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Younger women are at greater risk for fatal heart attacks than younger men. Part of the reason is that women don’t have symptoms doctors usually associate with ischemic heart disease

Cardiologists at Yale University interviewed 30 women between the ages of 30 and 55 who had had heart attacks. Every woman interviewed said that at first she had ignored symptoms because they didn’t have the usual risk factors for coronary artery disease, and they did not realize their symptoms were those of heart attack.

American comedienne and talk show host Rosie O’Donnell had a heart attack in 2012 at the age of 50. Near death when she was brought to the hospital, she did not seek medical treatment for 24 hours because she did not realize she was having a heart attack.

Every year, 15 thousand American women aged 50 or younger die of heart attacks. In the hospital, these younger women have twice the risk of men of dying of an acute myocardial infarction. Part of the reason is that the symptoms of heart attack in most women are not as dramatic as those in most men.

No Clutching at the Chest and Falling to the Ground

The stereotypical heart attack in men is announced by the sudden onset of intense chest pain and a loss of muscle strength, often with a physical collapse. The pain radiates from the chest to the neck and left arm, and there can be intense perspiration.

Women’s heart attack symptoms can be quite different. Women may have signs of heart attack for days or even weeks before they finally seek medical treatment. A woman can have intense chest pain with a heart attack, but she may have no chest pain at all. The pain may radiate to the left leg rather than the left arm, or to the right arm instead of the left arm, or to both legs and both arms, there can be headache instead of neck pain, and flu-like symptoms such as shortness of breath, nausea, and vomiting. Some women don’t have any symptoms at all.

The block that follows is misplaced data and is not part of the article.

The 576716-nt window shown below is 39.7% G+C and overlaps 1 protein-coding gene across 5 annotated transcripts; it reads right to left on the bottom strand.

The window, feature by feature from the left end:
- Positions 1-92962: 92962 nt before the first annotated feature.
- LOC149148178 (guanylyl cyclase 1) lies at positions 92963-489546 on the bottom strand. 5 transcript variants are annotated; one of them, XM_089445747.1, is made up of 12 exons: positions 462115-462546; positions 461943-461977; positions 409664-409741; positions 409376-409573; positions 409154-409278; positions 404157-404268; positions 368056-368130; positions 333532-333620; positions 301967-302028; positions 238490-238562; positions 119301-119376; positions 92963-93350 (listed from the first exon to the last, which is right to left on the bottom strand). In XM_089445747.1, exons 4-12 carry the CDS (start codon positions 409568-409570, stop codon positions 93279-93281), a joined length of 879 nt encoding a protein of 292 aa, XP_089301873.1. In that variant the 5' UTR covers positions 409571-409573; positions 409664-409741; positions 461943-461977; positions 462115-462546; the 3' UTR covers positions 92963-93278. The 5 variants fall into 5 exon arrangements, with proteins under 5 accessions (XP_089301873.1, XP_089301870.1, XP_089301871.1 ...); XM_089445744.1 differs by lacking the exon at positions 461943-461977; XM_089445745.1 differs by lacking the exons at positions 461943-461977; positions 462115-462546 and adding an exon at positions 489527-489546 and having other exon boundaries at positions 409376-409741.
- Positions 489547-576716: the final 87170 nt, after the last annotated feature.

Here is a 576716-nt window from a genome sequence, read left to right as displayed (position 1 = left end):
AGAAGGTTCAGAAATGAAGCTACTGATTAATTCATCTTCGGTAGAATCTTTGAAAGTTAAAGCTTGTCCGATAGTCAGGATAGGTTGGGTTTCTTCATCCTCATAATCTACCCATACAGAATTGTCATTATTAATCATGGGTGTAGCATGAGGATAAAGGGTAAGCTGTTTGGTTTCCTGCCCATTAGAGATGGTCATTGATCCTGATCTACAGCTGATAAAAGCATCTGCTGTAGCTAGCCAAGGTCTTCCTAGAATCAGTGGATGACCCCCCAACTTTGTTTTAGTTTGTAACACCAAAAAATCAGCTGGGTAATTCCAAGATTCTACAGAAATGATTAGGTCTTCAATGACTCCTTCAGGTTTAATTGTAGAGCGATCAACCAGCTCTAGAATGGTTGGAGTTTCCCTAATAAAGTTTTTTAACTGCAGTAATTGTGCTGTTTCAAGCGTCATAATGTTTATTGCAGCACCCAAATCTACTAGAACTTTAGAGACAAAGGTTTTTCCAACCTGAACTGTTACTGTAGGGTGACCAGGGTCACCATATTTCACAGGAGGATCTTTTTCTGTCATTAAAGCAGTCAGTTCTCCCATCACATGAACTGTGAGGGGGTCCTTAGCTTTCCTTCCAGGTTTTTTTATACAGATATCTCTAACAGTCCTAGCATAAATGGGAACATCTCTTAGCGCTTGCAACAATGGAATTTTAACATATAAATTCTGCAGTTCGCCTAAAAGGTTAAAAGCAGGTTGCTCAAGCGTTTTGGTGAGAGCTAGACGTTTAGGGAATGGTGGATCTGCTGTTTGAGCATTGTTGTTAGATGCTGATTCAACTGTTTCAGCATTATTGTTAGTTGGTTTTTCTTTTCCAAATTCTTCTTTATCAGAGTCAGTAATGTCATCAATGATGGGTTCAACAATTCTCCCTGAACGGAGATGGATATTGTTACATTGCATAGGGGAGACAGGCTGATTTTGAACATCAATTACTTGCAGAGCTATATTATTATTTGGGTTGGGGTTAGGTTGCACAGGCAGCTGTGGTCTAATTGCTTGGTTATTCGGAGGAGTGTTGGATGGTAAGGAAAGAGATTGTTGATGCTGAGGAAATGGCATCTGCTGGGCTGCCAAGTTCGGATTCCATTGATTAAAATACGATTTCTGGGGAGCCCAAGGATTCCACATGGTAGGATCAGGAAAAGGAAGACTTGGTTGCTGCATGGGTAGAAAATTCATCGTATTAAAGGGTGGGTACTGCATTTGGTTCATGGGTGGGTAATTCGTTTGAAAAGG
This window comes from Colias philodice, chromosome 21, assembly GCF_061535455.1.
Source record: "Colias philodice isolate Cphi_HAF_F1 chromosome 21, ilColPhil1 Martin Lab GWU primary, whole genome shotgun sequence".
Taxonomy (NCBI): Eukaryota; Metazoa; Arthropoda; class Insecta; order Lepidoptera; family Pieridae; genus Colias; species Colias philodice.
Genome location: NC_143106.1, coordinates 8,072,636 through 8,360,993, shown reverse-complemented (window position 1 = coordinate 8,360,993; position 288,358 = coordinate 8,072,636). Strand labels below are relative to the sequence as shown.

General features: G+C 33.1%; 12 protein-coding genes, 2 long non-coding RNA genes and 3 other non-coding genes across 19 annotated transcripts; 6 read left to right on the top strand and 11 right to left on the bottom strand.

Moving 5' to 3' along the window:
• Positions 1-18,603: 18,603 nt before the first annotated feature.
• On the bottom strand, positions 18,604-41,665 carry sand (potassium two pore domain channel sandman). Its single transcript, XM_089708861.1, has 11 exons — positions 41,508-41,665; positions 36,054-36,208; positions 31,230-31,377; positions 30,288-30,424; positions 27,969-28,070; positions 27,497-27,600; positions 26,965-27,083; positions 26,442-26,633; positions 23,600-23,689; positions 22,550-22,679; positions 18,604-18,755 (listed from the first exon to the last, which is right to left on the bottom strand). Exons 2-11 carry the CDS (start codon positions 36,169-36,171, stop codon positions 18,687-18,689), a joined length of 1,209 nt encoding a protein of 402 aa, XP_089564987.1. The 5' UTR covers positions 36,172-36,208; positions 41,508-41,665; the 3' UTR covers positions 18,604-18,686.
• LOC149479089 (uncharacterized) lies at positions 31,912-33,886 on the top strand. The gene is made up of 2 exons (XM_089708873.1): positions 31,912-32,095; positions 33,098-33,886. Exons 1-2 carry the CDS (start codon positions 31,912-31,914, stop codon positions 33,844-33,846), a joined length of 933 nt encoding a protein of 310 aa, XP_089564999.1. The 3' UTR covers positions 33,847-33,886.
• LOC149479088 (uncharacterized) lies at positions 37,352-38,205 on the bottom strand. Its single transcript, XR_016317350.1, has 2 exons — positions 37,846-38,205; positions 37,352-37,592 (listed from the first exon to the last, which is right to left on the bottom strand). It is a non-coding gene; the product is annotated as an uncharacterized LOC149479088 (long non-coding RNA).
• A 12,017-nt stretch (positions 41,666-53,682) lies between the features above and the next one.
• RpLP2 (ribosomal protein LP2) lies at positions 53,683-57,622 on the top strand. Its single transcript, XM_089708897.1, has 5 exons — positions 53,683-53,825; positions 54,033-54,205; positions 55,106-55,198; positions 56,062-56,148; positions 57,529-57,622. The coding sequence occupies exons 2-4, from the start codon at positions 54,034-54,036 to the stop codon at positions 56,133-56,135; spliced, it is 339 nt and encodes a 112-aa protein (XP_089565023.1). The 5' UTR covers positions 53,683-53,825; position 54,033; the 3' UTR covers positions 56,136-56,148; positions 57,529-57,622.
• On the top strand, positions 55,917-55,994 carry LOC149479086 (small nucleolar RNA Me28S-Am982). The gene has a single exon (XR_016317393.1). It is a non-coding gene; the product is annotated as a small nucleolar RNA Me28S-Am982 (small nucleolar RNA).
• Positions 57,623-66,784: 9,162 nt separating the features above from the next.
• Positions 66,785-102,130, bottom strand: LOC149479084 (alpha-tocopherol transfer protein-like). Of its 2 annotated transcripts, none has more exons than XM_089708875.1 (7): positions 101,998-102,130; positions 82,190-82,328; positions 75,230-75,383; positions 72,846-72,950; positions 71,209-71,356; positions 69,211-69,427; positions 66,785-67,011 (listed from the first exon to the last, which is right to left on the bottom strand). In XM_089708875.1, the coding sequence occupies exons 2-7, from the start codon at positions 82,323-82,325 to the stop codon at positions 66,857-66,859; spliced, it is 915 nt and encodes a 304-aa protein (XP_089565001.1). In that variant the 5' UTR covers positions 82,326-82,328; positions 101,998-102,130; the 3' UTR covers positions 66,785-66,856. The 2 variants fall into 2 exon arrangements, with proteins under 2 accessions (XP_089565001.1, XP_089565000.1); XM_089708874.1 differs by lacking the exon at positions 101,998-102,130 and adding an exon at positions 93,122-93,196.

Doctors Recommend Seeking Treatment Within Five Minutes of Onset of Symptoms

Medical experts, of course, recommend immediate treatment of symptoms. The greatest opportunities for preventing permanent damage to the heart occur in the first hour of a heart attack, not the first week or the first month. Women are urged to go to the emergency room even with “odd” symptoms that don’t match the usual understanding of a heart attack. It’s clearly better to be safe than sorry.

However, even when women present themselves to the emergency room with a full-fledged heart attack, the cardiologist may not find what would be expected in men.  The tried and true “clog in the pipes” model of coronary artery disease may not apply to most women. Even when women come in with serious pain and abnormal EKG’s that lead doctors to do diagnosis with enzymes, ultrasound, and catheterization, the coronary artery dysfunction may be something entirely different from what the doctor usually looks for.

  • Jespersen L, Hvelplund A, Abildstrøm SZ, et al. Stable angina pectoris with no obstructive coronary artery disease is associated with increased risks of major adverse cardiovascular events. Eur Heart J 2012. 33:734–44.
  • Likoff W, Segal BL, Kasparian H. Paradox of normal selective coronary arteriograms in patients considered to have unmistakable coronary heart disease. N Engl J Med 1967.276:1063–6.
  • Photo courtesy of katmere: www.flickr.com/photos/katmere/4600121354/
  • Photo courtesy of sentxd: www.flickr.com/photos/sentxd/5799138195/

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